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   control packets, leaving it to the client to acknowledge the
   appropriate offer.

   Further service details (e.g. payment and the quality of the offered
   services) can be negotiated by using the SERVICE_DETAILS field.  By
   signing the SERVICE_ACK, the end-host agrees to the terms of service.
   The service provider can use the signed HIP packet containing the
   SERVICE_ACK as proof that the client has requested the service.  It
   can later use this proof for billing.

   Service providers MAY send a NOTIFICATION if the client does not
   respond with a matching SERVICE_ACK by sending either
   BLOCKED_BY_POLICY (end-host) or BLOCKED_BY_POLICY_M (middlebox) if
   they decide to deny the service.  See section Section 4.1 for the
   definition of these parameters.

5.  Security Considerations

   The question of whether a client must subscribe to a service and the
   question of whether a service is on the shortest direct path between
   the Initiator and the Responder is out of scope for this document.
   However, service operators can design the SERVICE_OFFER parameter in
   a way that allows semantic sanity checks.  For example, a host can
   detect a suspicios situation if two middleboxes claim to be inital or
   terminal middleboxes (active INI or TER bits in the SD field of the
   SERVICE_OFFER parameter).  In such cases, end-hosts may require to
   react based on policies or user interaction.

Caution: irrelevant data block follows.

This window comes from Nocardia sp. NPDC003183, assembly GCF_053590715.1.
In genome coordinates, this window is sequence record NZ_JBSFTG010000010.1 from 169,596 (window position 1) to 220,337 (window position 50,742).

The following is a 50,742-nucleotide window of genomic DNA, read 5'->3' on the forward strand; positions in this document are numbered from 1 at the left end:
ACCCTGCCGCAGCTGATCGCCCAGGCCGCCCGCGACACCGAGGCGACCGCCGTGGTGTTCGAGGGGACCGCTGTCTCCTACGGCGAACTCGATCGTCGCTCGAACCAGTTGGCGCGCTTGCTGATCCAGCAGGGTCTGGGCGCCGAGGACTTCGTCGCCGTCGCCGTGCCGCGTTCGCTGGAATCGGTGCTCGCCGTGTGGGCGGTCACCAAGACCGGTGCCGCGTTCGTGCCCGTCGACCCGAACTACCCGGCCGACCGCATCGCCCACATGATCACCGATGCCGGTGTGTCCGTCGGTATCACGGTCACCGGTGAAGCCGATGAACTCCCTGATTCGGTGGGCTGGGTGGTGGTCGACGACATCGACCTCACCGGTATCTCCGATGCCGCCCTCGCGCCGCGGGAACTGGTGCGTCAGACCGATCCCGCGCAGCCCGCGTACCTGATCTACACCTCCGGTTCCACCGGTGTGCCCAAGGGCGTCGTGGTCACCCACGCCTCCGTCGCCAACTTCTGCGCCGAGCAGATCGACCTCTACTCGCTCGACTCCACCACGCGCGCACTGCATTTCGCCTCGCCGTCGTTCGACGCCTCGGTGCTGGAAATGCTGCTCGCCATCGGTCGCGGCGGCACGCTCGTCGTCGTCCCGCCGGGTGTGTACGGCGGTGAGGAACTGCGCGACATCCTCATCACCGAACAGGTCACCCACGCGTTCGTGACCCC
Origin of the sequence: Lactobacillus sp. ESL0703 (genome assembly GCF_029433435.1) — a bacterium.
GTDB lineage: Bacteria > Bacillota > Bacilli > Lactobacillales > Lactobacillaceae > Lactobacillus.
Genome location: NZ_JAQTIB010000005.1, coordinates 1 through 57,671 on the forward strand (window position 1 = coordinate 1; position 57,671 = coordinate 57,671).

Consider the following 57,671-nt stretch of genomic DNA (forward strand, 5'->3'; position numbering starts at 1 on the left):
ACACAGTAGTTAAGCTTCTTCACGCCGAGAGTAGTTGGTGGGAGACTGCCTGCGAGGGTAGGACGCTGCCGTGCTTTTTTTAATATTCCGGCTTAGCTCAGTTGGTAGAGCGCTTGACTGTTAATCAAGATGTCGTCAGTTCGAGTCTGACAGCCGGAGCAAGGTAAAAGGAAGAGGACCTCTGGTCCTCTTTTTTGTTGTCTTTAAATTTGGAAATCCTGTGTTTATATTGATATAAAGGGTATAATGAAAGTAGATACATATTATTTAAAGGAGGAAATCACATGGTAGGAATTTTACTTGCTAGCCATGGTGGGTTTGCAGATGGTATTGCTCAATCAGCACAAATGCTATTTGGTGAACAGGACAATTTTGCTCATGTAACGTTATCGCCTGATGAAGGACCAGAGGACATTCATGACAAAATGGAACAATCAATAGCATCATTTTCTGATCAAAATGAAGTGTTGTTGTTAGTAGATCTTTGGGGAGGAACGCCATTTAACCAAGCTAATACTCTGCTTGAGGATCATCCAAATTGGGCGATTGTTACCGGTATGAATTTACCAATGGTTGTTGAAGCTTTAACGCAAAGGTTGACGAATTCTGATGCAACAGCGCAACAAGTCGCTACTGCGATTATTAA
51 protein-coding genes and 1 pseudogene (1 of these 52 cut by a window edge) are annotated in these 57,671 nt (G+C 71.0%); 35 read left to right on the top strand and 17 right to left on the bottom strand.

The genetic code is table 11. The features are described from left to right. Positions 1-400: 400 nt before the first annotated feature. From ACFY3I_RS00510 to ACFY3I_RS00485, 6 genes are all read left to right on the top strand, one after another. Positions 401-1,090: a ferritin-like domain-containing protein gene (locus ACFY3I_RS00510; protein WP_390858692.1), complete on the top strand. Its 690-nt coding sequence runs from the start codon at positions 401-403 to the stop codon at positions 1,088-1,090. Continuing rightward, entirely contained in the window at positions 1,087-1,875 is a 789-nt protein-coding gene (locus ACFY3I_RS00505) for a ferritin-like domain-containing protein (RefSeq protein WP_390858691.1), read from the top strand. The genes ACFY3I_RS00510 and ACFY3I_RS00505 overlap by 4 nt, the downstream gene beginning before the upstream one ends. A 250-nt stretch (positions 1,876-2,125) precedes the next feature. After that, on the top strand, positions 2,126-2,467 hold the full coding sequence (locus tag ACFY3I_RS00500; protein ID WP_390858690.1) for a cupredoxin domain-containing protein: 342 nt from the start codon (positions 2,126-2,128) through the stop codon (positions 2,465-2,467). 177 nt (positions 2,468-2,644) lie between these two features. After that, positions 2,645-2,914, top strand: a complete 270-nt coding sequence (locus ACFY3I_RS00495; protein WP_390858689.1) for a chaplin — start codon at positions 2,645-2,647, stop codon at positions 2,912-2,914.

This document makes no assumptions about the authenticity of the
   SERVICE_OFFER_UNSIGNED parameter.  Especially the identity of a
   service provider is not verified.  However, should a service require
   authentication of a service provider, it can implement this in the
   variable data field in the SERVICE_OFFER and SERVICE_OFFER_UNSIGNED

   Using a SERVICE_OFFER_UNSIGNED parameter in an I1 packet with a set
   ACK bit may require the Responder to echo the relevant
   SERVICE_OFFER_UNSIGNED parts in a SERVICE_ACK parameter.  This may
   require the Responder to generate a live signature for the R2 packet
   and makes the use of pre-created R1 packets impossible.  Hence, the
   Responder SHOULD treat such I1 packets with lower priority.

6.  IANA Considerations

   This draft specifies a new namespace for service identifiers (SID
   numbers).  The SID numbers from 0 to 2^31-1 are to be assigned by

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   IANA.  SID numbers from 2^31 to 2^32-1 are unallocated and may be
   used by service providers without prior request or notice.  The SID
   numbers in the unmanaged SID number space should be selected in a
   random fashion.  There is no guarantee that the SID numbers in the